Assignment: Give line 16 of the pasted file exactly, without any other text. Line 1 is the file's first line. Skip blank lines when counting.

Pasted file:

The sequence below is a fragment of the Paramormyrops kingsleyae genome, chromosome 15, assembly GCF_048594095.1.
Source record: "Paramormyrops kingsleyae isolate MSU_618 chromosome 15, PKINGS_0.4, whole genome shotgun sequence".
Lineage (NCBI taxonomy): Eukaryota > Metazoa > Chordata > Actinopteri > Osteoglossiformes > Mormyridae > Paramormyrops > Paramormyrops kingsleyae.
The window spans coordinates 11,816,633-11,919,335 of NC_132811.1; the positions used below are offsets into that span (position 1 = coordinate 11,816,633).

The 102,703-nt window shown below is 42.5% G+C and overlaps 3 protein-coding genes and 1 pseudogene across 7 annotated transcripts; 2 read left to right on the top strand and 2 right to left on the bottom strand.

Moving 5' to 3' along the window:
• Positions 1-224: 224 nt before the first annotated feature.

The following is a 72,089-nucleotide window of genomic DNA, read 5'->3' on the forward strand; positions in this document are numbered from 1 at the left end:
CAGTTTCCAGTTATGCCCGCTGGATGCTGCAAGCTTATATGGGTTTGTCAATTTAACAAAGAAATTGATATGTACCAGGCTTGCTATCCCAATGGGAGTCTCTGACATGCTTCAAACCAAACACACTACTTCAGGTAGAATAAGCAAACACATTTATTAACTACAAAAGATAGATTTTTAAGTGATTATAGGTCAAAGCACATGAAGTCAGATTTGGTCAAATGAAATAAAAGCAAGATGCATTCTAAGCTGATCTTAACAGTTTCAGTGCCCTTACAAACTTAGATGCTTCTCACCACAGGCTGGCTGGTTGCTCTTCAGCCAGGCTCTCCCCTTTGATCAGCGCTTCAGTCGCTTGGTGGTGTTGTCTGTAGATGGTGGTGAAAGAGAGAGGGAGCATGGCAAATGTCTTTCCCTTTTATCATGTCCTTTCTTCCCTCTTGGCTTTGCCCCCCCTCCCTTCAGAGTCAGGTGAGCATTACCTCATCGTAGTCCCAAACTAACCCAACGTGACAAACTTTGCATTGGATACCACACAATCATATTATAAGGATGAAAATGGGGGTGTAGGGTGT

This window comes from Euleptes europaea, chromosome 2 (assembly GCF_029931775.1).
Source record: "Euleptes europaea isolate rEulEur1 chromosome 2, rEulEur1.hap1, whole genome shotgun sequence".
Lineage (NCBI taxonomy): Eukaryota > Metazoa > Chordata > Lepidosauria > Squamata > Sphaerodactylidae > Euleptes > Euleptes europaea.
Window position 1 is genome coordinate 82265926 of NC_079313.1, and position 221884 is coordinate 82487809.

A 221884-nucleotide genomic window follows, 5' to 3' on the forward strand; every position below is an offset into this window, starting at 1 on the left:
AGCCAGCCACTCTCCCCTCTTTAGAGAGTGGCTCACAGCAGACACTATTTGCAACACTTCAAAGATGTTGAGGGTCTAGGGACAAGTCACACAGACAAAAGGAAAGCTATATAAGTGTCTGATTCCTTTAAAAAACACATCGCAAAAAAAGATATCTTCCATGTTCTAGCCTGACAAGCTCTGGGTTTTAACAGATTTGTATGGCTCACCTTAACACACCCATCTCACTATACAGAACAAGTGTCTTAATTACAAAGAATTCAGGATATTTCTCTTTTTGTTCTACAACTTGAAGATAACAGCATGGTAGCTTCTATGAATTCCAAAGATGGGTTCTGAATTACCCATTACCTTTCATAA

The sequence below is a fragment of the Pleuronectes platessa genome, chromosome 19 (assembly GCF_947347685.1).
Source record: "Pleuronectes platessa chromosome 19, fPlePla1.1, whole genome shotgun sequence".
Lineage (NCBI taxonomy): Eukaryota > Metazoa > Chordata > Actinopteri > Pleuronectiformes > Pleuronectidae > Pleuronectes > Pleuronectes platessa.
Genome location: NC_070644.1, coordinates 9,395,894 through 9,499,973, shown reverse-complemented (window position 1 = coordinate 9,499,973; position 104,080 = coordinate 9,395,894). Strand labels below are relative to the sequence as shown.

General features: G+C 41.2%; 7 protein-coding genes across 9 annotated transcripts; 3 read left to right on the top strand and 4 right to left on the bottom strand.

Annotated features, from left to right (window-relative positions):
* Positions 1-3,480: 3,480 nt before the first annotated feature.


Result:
The sequence below is a fragment of the Pleuronectes platessa genome, chromosome 19 (assembly GCF_947347685.1).